Most global supply chains rely on maritime transport. Over 90% of the world’s trade is carried by sea, and sea transport remains the most cost-effective way to move bulk goods and raw materials around the world.
As a key feature of global supply chains, most reporting entities, and their suppliers, need to consider and address the risks of modern slavery in the global shipping industry, particularly as the industry has been identified as one that is particularly susceptible to modern slavery.
Risks of Modern Slavery in Shipping
The risk of modern slavery in the global shipping industry arises because of a variety of factors.
Seafarers are often from nations with poor records or challenges in relation to human rights, labour rights and corruption. The relatively unique feature of flag states (and the issue of flags of convenience) also creates a fragmented system of regulatory oversight, and places limitations on effective enforcement of conditions on board vessels.
While guarantees to decent work conditions, accommodation, food and medical care, amongst other standards, have been in force since 2006 under the Maritime Labour Convention (MLC), the nature of the job means that workers face isolated working conditions and are often dependent on their employers for communication with the outside world. This makes seafarers particularly vulnerable to exploitation.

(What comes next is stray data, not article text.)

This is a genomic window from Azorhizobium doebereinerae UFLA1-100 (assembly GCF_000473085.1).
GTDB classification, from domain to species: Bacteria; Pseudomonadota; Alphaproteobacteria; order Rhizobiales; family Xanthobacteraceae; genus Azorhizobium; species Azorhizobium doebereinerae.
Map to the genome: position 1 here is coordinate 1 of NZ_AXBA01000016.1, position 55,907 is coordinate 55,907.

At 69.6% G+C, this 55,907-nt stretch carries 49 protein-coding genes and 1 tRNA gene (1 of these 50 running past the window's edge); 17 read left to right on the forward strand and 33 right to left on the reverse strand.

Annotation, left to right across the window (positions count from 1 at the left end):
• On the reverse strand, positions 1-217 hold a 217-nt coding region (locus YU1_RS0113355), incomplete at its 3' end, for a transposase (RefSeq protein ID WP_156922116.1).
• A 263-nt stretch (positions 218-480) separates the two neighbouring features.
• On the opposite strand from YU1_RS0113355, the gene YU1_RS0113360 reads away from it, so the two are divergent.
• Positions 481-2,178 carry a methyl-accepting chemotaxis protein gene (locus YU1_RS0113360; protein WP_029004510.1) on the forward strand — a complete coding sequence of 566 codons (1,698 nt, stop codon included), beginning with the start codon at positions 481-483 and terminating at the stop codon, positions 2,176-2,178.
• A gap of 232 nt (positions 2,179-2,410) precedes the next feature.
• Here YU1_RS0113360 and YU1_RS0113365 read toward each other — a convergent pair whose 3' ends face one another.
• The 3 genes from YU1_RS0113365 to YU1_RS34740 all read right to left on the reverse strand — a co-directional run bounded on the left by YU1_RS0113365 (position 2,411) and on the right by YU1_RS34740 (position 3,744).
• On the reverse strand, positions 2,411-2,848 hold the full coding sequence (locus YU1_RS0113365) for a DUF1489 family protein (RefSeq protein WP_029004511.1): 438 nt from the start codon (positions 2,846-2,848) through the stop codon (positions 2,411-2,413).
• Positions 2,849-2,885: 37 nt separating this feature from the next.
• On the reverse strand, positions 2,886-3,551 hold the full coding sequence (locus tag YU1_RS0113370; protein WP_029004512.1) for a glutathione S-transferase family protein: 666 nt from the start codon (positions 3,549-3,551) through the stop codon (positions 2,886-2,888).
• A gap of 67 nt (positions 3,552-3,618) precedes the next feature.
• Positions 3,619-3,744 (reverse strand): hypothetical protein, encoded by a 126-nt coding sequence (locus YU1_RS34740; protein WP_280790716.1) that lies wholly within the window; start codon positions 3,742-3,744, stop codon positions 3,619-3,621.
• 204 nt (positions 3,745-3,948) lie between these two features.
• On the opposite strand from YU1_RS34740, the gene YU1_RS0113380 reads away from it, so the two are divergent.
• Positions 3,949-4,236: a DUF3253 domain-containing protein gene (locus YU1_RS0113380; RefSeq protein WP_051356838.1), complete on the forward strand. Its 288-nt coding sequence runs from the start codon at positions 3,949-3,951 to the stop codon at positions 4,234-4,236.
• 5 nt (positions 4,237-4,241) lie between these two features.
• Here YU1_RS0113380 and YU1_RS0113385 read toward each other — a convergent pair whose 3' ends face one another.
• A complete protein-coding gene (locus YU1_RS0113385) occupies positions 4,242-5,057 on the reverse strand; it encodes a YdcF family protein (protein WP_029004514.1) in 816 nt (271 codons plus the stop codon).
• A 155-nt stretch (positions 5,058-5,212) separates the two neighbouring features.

The shipping industry also operates under constrained costs, which can result in the outsourcing of operation of vessels to third parties and cost cutting measures affecting seafarers.
This year alone the Australian Maritime Safety Authority (AMSA) has banned 4 vessels from Australian Ports for underpayment violations. All were bulk carriers, flagged in Panama, Liberia or Hong-Kong, and were banned for underpaying or not paying their seafarers, and for other breaches of the MLC related to working conditions. While AMSA’s intervention via the detention of vessels results in the repayment of wages and can also facilitate the repatriation of seafarers, AMSA is only able to act in relation to vessels in its jurisdiction.
Impact of Covid -19 of Seafarers
The impact of the pandemic on seafarers is difficult to overstate. Port restrictions have reduced or eliminated the ability of seafarers to take shore leave and have increased the cost and logistical difficulty of repatriation. AMSA has reported a large number of MLC complaints as a result of the pandemic, which relate to: